Lowering subway fares would save energy and make cities greener. Subway ridership has fallen sharply around the world due to COVID-19. For most of the 170+ subway systems worldwide it … Continue Reading Five Arguments for Making Subways Free
Black households’ energy expenditures are significantly higher than white households’. I immigrated to the United States from one of the whitest places on earth – Northern Bavaria, Germany. I have … Continue Reading Consuming Energy While Black
Lessons learned from our last go-round with energy efficiency stimulus spending. Last week it was reported that 1 in 4 American workers have filed for unemployment benefits during this pandemic. … Continue Reading The Search for Good Green Stimulus
How do we foster innovation to solve COVID-19 and climate change? Ten days ago the Food and Drug Administration issued an emergency approval for remdesivir. It’s too soon to know … Continue Reading Remdesivir, Low-Carbon Energy, and the Origins of Innovation
With new carbon capture and sequestration technologies, can fossil fuels be part of the zero-carbon solution? The start of a new year – and decade – is a good time … Continue Reading Fossil Fuels are Dead, Long Live Fossil Fuels
Millennials, carbon pricing, falling solar prices and Greta Thunberg topped our most-read list. I’m often asked, “Who actually writes the Energy Institute’s blog posts?” These questioners expect to hear that … Continue Reading Top 10 Blog Posts for 2019
A new paper shows that people drive less and slow down when gasoline prices rise. I drive an electric vehicle. So I am, of course, better than you and now … Continue Reading Taking The Pedal Off The Metal
A book by Russell Gold on the US wind industry, and a bumper crop of other energy books. Happily, for my annual book review, a number of energy books have … Continue Reading 2019 Energy Books: A Superpower-ed Selection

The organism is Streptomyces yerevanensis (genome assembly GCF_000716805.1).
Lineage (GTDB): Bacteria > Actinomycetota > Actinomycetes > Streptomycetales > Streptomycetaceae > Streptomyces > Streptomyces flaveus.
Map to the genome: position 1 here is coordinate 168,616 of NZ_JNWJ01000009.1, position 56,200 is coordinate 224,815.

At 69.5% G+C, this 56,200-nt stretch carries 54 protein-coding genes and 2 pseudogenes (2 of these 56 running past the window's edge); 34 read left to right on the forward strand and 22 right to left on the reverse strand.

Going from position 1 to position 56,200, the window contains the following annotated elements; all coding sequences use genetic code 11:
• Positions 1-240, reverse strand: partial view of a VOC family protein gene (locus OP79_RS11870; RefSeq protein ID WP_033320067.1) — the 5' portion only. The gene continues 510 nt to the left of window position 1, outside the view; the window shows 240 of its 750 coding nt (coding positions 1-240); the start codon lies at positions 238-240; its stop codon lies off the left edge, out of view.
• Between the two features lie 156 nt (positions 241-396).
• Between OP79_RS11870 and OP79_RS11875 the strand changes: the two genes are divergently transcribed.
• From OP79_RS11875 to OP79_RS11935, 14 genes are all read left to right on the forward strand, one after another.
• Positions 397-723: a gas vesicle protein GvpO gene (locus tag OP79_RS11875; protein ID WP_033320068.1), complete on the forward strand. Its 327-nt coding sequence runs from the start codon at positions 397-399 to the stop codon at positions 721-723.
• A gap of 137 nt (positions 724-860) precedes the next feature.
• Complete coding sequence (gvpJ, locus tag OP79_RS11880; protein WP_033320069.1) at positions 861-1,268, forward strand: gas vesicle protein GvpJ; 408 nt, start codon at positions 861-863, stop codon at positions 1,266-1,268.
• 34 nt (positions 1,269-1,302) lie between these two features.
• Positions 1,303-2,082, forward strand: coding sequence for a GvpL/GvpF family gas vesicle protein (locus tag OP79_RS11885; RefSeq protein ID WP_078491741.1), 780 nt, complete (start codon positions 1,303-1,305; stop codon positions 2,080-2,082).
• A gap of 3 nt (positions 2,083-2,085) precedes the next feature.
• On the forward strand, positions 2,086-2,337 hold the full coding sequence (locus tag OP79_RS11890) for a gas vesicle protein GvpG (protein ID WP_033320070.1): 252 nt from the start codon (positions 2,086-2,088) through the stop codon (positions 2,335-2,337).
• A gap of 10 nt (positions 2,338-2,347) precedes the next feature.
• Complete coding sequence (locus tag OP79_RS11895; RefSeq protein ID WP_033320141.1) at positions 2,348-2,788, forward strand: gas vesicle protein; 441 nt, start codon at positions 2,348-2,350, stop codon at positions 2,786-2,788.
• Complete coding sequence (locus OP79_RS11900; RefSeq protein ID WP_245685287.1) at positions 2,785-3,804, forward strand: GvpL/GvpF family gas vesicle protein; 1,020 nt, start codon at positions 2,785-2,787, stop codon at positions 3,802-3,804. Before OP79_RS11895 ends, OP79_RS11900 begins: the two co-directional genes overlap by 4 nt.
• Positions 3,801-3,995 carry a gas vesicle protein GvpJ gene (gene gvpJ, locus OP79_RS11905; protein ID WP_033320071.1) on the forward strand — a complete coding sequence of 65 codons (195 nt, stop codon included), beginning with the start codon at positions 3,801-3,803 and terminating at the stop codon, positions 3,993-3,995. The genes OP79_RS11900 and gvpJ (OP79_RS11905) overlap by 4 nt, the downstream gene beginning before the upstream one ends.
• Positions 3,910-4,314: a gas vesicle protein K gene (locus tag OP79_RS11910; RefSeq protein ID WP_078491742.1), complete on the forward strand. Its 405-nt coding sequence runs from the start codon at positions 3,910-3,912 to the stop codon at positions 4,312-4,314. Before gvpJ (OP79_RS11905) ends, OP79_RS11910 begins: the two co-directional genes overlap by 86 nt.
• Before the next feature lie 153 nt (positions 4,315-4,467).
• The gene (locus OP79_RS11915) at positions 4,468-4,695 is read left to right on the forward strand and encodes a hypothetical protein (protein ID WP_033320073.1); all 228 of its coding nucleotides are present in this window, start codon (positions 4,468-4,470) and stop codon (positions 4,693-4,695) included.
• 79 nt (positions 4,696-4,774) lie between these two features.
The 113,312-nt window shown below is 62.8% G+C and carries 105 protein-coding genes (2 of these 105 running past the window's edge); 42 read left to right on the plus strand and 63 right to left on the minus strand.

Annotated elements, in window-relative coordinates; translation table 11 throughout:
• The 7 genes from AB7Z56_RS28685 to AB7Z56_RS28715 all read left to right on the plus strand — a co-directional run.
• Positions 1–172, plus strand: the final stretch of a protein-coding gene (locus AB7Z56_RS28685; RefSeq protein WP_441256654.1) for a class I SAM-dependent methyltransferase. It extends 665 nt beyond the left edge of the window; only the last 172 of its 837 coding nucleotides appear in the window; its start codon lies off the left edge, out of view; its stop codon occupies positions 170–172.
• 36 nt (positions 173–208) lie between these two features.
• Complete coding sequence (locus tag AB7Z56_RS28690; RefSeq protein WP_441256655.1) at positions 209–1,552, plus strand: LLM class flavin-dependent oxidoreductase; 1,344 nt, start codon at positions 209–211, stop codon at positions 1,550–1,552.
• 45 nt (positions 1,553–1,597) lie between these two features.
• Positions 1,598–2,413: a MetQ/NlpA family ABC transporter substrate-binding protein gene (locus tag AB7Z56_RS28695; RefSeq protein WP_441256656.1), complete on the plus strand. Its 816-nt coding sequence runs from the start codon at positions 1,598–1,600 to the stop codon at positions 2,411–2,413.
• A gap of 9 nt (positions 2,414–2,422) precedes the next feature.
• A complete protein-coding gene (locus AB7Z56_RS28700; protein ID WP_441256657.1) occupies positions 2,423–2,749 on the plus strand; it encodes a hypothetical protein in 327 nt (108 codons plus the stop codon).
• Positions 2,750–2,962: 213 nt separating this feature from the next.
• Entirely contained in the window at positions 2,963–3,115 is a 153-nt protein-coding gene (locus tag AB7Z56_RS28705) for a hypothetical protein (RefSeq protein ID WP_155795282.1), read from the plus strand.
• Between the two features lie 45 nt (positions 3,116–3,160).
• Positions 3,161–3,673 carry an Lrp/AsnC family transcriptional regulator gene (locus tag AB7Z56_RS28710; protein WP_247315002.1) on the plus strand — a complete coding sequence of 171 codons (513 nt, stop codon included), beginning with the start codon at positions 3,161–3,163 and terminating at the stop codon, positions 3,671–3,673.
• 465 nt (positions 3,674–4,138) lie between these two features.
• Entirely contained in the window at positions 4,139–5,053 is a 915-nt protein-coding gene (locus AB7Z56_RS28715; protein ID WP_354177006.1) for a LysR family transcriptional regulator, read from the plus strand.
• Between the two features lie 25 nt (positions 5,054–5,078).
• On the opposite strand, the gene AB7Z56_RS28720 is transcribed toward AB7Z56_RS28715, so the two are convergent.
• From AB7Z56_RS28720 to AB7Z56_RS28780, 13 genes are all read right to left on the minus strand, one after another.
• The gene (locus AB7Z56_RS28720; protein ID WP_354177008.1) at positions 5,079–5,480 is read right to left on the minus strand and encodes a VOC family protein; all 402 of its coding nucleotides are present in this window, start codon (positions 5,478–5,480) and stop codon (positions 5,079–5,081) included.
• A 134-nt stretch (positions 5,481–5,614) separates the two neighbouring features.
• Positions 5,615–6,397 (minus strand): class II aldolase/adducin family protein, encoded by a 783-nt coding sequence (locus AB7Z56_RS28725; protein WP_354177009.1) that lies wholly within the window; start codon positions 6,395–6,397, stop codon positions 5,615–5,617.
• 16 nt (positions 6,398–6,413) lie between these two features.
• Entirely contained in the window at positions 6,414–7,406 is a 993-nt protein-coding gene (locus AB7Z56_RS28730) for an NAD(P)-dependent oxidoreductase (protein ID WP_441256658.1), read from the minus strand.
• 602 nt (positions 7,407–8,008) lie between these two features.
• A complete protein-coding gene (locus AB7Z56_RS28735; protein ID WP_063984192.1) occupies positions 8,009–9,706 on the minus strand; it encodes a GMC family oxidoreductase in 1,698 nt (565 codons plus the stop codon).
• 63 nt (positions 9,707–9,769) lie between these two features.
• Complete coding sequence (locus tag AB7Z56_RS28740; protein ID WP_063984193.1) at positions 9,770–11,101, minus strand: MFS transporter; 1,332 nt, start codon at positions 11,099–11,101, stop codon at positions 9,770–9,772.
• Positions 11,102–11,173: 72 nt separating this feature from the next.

What happens when Californians take reliability investments into their own hands? (Today’s post is co-authored with Duncan Callaway) It’s easy to take your power supply for granted … until it’s … Continue Reading The Changing Economics of Electricity Supply Reliability
In 1960 only 2% of U.S. homes were heated with electricity. Today it’s 38%. U.S. households burn vast amounts of fossil fuels on-site for home heating: 2.7 trillion cubic feet … Continue Reading Electrification? We Are Already On The Way
A randomized controlled trial demonstrates the importance of providing financing for energy-efficient appliances in Kenya. On one of my first trips to Nairobi, Kenya, our local research assistant took me … Continue Reading Closing the Energy Efficiency Gap for Low-Income Households
U.S. energy-efficiency requirements for air conditioners illustrate the inherent limitations of standards. This was a hot summer. July 2019 was the hottest month ever recorded globally. Even in temperate Oakland, … Continue Reading Limitations of Standards
A new book explores the precipitous decline. One of the most remarkable trends in energy economics over the last 50 years is the tremendous reduction in solar photovoltaic (PV) prices. … Continue Reading What Drove Solar PV Price Reductions?
Many factors go into electricity rate setting, but the economic guidance is short-run marginal cost. Economists can be so judgy. We don’t just study how the world is, like scientists, … Continue Reading Pricing for the Short Run
Saving energy and saving the climate are not the same thing. A couple years ago I took Severin’s advice and proactively replaced many of my still-working incandescent light bulbs with … Continue Reading Redirecting Energy Efficiency Policies for the Climate
Appeals to equity don’t salvage the argument for demand charges. In the past, I have said some pretty unkind things about demand charges in electricity tariffs. Demands charges are fees paid … Continue Reading Are Demand Charges Fair?